Fog and Smoke: Poems (Hardcover)
Peterson unfurls the quotidian fabric of our lives, patterned with the difficulties of language and this moment.
Confusion frames the human predicament. In Katie Peterson’s Fog and Smoke, confusion is, literally, our climate. Writing to and from the California landscape, Peterson sees fog and smoke as literal—one a habitual, natural weather event, the other an increasingly common aftereffect of the West’s drought-caused fires. But they are also metaphysical. Fog and smoke reflect the true conditions (and frustrations) of our ability to perceive and to connect. Peterson writes, “I’ve been speaking about it at a distance. / Now I want to talk about its thickness. / A person could get killed in here.”
The collection moves through three sections: First, the poet follows her local fog’s cyclical journey of descent and dispersion. Second, in a sort of pastoral interlude, she travels widely, almost erratically, to the California desert, the greater world, and ancient history. Finally, she descends into the enclosed space of the household, and the increased confinement and intimacy of raising a child during the pandemic. Peterson unfolds the small moments that make up our lives and reveals the truths contained within them, and her poems capture the lyricism of our daily rhythms—the interruptions, dialogues, and epiphanies.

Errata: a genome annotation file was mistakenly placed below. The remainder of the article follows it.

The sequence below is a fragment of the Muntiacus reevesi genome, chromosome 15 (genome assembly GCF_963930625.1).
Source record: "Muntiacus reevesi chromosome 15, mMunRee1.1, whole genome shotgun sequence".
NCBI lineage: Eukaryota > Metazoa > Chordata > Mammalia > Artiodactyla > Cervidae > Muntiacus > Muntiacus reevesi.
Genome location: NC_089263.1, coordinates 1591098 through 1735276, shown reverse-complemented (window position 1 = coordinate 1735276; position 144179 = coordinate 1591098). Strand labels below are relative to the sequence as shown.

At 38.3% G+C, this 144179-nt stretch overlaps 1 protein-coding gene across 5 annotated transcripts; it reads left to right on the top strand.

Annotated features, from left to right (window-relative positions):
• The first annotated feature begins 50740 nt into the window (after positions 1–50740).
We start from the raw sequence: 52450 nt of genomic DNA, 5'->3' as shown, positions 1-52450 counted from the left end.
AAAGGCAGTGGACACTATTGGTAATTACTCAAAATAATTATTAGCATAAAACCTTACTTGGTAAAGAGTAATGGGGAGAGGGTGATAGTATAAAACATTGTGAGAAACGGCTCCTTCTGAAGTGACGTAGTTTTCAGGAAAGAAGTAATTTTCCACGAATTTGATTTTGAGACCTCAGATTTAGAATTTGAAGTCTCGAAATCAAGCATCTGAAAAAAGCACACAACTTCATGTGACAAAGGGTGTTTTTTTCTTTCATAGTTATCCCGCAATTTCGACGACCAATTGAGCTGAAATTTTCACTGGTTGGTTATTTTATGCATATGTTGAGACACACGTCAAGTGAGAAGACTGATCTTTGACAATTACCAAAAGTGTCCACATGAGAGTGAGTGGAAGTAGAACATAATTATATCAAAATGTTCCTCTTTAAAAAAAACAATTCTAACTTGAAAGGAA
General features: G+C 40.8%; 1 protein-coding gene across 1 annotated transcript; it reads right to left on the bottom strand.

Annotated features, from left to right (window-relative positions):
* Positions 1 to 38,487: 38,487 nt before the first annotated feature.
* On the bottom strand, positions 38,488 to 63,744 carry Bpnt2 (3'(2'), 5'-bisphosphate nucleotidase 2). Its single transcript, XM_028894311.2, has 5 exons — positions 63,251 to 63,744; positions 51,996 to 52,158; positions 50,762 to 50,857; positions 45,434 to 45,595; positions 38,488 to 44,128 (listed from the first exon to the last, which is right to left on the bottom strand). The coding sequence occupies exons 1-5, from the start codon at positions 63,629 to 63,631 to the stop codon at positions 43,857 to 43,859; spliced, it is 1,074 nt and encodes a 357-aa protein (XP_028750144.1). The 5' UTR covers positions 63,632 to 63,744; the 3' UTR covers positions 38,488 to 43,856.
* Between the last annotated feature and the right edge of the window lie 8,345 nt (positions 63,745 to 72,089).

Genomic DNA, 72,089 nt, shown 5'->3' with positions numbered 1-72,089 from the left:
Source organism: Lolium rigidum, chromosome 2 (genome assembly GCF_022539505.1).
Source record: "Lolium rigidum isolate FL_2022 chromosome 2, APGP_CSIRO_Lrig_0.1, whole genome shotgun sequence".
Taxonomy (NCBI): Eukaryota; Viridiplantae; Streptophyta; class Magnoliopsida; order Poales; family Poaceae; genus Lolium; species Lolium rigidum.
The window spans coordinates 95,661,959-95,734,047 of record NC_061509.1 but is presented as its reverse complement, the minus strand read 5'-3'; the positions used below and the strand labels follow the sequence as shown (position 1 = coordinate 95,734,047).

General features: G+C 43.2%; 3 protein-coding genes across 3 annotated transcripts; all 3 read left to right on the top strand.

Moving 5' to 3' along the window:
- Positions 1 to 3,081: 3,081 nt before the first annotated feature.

About the Author
Katie Peterson is the author of the poetry collections This One Tree; Permission; The Accounts, winner of the Rilke Prize; and A Piece of Good News. She lives in California and teaches at the University of California, Davis.
"A book of terrified joy. It is a book that moves day by day, saturated in the moment . . . Peterson, an excellent storyteller . . . deftly braids personal lyric with narrative through the four unnamed sections of Fog and Smoke, moving between life and the ephemera that surrounds it, making meaning." —Valerie Duff-Strautmann, Los Angeles Review of Books
"Each line shines in the sun like stained glass. Fog and Smoke is a triumph of observation and intimacy that invigorates the reader to act for the natural world." —Michael Ruzicka, Booklist (starred review)